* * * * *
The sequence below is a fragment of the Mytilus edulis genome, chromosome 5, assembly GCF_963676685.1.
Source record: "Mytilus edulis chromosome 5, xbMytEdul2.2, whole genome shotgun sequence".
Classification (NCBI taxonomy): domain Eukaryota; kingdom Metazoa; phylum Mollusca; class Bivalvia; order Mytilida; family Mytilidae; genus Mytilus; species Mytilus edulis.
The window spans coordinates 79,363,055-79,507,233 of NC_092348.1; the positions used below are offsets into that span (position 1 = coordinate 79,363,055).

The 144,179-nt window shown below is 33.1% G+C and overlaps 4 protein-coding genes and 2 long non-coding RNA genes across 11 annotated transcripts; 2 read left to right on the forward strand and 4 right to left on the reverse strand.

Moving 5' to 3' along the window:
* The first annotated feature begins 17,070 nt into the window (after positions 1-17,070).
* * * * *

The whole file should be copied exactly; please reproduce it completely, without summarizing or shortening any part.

The sequence below is a fragment of the Mytilus edulis genome, chromosome 5, assembly GCF_963676685.1.
Source record: "Mytilus edulis chromosome 5, xbMytEdul2.2, whole genome shotgun sequence".
Classification (NCBI taxonomy): domain Eukaryota; kingdom Metazoa; phylum Mollusca; class Bivalvia; order Mytilida; family Mytilidae; genus Mytilus; species Mytilus edulis.
The window spans coordinates 79,363,055-79,507,233 of NC_092348.1; the positions used below are offsets into that span (position 1 = coordinate 79,363,055).

The 144,179-nt window shown below is 33.1% G+C and overlaps 4 protein-coding genes and 2 long non-coding RNA genes across 11 annotated transcripts; 2 read left to right on the forward strand and 4 right to left on the reverse strand.

Moving 5' to 3' along the window:
* The first annotated feature begins 17,070 nt into the window (after positions 1-17,070).